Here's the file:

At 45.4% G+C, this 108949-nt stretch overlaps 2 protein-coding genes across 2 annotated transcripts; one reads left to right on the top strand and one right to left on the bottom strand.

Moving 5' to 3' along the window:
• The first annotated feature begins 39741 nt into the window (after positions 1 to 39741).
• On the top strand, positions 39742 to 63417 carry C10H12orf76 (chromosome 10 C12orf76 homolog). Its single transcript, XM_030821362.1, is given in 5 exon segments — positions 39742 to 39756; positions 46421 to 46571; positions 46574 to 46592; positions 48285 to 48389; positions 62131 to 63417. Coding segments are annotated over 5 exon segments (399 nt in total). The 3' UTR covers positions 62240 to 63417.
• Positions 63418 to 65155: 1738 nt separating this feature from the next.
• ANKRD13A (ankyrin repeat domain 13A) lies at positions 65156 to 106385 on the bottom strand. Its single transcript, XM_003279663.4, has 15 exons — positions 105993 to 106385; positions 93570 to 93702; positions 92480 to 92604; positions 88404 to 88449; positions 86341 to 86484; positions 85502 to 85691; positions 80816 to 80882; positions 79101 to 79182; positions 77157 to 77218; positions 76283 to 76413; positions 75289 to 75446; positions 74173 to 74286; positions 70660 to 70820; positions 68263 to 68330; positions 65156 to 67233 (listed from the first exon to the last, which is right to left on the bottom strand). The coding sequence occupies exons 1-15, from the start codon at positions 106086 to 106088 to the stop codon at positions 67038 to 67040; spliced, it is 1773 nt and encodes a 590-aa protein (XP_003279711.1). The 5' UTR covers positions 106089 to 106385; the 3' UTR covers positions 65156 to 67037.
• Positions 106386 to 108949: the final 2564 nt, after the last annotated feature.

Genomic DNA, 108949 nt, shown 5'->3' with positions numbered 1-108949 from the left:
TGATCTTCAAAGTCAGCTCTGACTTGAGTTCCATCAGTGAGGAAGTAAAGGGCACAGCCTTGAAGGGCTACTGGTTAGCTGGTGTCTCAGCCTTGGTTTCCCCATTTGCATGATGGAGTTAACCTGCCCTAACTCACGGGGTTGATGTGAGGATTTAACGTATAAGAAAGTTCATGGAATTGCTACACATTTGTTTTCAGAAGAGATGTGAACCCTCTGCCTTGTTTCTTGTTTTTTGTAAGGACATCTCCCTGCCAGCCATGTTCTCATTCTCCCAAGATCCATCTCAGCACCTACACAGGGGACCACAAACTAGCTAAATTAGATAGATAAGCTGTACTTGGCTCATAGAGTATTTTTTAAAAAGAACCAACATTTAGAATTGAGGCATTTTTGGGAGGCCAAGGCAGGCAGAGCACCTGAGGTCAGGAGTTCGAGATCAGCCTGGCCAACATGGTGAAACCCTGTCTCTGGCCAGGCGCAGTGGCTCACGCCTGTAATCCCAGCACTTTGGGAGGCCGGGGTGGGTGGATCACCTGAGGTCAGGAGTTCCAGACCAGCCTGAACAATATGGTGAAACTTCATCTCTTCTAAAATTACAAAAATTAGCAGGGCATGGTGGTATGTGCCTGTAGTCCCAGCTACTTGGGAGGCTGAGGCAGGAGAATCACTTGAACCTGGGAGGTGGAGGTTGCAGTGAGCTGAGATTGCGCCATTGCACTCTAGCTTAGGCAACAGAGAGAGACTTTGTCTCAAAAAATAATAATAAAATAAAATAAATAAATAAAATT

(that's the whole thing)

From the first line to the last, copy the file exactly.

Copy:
At 45.4% G+C, this 108949-nt stretch overlaps 2 protein-coding genes across 2 annotated transcripts; one reads left to right on the top strand and one right to left on the bottom strand.

Moving 5' to 3' along the window:
• The first annotated feature begins 39741 nt into the window (after positions 1 to 39741).
• On the top strand, positions 39742 to 63417 carry C10H12orf76 (chromosome 10 C12orf76 homolog). Its single transcript, XM_030821362.1, is given in 5 exon segments — positions 39742 to 39756; positions 46421 to 46571; positions 46574 to 46592; positions 48285 to 48389; positions 62131 to 63417. Coding segments are annotated over 5 exon segments (399 nt in total). The 3' UTR covers positions 62240 to 63417.
• Positions 63418 to 65155: 1738 nt separating this feature from the next.
• ANKRD13A (ankyrin repeat domain 13A) lies at positions 65156 to 106385 on the bottom strand. Its single transcript, XM_003279663.4, has 15 exons — positions 105993 to 106385; positions 93570 to 93702; positions 92480 to 92604; positions 88404 to 88449; positions 86341 to 86484; positions 85502 to 85691; positions 80816 to 80882; positions 79101 to 79182; positions 77157 to 77218; positions 76283 to 76413; positions 75289 to 75446; positions 74173 to 74286; positions 70660 to 70820; positions 68263 to 68330; positions 65156 to 67233 (listed from the first exon to the last, which is right to left on the bottom strand). The coding sequence occupies exons 1-15, from the start codon at positions 106086 to 106088 to the stop codon at positions 67038 to 67040; spliced, it is 1773 nt and encodes a 590-aa protein (XP_003279711.1). The 5' UTR covers positions 106089 to 106385; the 3' UTR covers positions 65156 to 67037.
• Positions 106386 to 108949: the final 2564 nt, after the last annotated feature.

Genomic DNA, 108949 nt, shown 5'->3' with positions numbered 1-108949 from the left:
TGATCTTCAAAGTCAGCTCTGACTTGAGTTCCATCAGTGAGGAAGTAAAGGGCACAGCCTTGAAGGGCTACTGGTTAGCTGGTGTCTCAGCCTTGGTTTCCCCATTTGCATGATGGAGTTAACCTGCCCTAACTCACGGGGTTGATGTGAGGATTTAACGTATAAGAAAGTTCATGGAATTGCTACACATTTGTTTTCAGAAGAGATGTGAACCCTCTGCCTTGTTTCTTGTTTTTTGTAAGGACATCTCCCTGCCAGCCATGTTCTCATTCTCCCAAGATCCATCTCAGCACCTACACAGGGGACCACAAACTAGCTAAATTAGATAGATAAGCTGTACTTGGCTCATAGAGTATTTTTTAAAAAGAACCAACATTTAGAATTGAGGCATTTTTGGGAGGCCAAGGCAGGCAGAGCACCTGAGGTCAGGAGTTCGAGATCAGCCTGGCCAACATGGTGAAACCCTGTCTCTGGCCAGGCGCAGTGGCTCACGCCTGTAATCCCAGCACTTTGGGAGGCCGGGGTGGGTGGATCACCTGAGGTCAGGAGTTCCAGACCAGCCTGAACAATATGGTGAAACTTCATCTCTTCTAAAATTACAAAAATTAGCAGGGCATGGTGGTATGTGCCTGTAGTCCCAGCTACTTGGGAGGCTGAGGCAGGAGAATCACTTGAACCTGGGAGGTGGAGGTTGCAGTGAGCTGAGATTGCGCCATTGCACTCTAGCTTAGGCAACAGAGAGAGACTTTGTCTCAAAAAATAATAATAAAATAAAATAAATAAATAAAATT